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Increased Risk of Deep-Vein Thrombosis in Lung Cancer

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Patients: Presented at ATS

http://www.docguide.com/news/content.ns ... 7700521A5D

By Jill Stein

SAN DIEGO, C.A. -- May 23, 2006 -- The overall incidence of deep-vein thrombosis (DVT) in lung cancer patients is approximately 100-fold higher than that of the general population, according to new data reported here at the American Thoracic Society International Conference (ATS).

Dahlia Levi, medical student, McGill University, Montreal, Quebec, Canada, presented the results of a study that reviewed clinical data on all lung cancer patients prospectively followed in the pulmonary oncology clinic of the Sir Mortimer B. Davis Jewish General Hospital in Montreal since January 1, 1997.

Although not widely studied, DVT is estimated to occur in 10% to 15% of lung cancer patients, with significant morbidity and mortality, Ms. Levi noted. Cancer patients with DVT are at increased risk of recurrent DVT compared to noncancer patients with DVT. Also, cancer patients with DVT have a 4- to 6-fold higher risk of dying after acute thrombotic events than patients without cancer; they also have a reduced life expectancy compared with cancer patients without DVT.

"As a result, it is important to identify clinical risk factors that may predispose lung cancer patients to developing DVT," Ms. Levi added. "If these clinical risk factors are identified, better DVT prophylaxis strategies can be developed, and the morbidity and mortality associated with DVT can be reduced."

For the analysis, the investigators determined the occurrence of an objectively defined DVT in 598 consecutive patients with a histologically confirmed new diagnosis of lung cancer between January 1, 1997 and December 31, 2004.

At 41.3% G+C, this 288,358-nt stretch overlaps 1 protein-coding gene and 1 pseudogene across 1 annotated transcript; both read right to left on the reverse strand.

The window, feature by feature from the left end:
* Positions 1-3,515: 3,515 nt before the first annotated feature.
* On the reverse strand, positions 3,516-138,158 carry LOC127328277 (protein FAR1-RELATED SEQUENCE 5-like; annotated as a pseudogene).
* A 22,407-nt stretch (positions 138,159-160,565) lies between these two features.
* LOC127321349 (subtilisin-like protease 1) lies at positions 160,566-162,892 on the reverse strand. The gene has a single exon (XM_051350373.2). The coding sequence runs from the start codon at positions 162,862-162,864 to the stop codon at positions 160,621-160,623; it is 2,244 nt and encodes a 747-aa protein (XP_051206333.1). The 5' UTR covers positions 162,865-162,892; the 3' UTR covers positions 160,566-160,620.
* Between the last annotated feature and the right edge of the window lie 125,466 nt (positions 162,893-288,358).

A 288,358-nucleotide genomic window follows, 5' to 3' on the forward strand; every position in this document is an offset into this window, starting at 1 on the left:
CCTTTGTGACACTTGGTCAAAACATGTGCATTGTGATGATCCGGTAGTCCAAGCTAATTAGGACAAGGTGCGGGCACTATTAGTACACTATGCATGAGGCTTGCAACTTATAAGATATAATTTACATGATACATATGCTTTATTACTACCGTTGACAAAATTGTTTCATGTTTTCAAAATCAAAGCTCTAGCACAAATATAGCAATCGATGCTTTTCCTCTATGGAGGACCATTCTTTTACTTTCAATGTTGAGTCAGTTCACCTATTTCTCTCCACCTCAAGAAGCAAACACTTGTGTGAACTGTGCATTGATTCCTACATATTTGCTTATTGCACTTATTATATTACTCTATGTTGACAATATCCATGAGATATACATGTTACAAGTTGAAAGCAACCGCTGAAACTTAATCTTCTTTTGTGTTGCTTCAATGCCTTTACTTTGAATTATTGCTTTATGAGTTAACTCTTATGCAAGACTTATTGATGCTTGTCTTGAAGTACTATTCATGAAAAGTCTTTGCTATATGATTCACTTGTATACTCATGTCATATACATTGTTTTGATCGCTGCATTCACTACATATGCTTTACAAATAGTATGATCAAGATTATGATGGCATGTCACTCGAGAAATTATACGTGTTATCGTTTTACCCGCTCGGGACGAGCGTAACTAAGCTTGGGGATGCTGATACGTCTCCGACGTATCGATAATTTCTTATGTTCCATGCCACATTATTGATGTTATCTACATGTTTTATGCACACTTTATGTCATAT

Of the 598 lung cancer patients included in the cohort for a total of 730 person-years, 73 (12.2%) patients developed an objectively confirmed DVT. This translates into an incidence rate of 100 cases per 1,000 person years.

Further analysis revealed that, among lung cancer patients, advanced disease stage (greater than or equal to 3B or extensive) was associated with a 2.9-fold increased risk of DVT compared with early-stage disease (less than 3B or limited).

Patients with non-small-cell lung cancer had a trend towards a 2-fold increased risk of developing DVT compared with patients with small-cell lung cancer.

Levi said that clinical trials of prophylactic DVT therapy in lung cancer patients, especially those with advanced disease, may be warranted.

[Presentation title: The Risk of Deep Vein Thrombosis in Lung Cancer Patients. Abstract A22]

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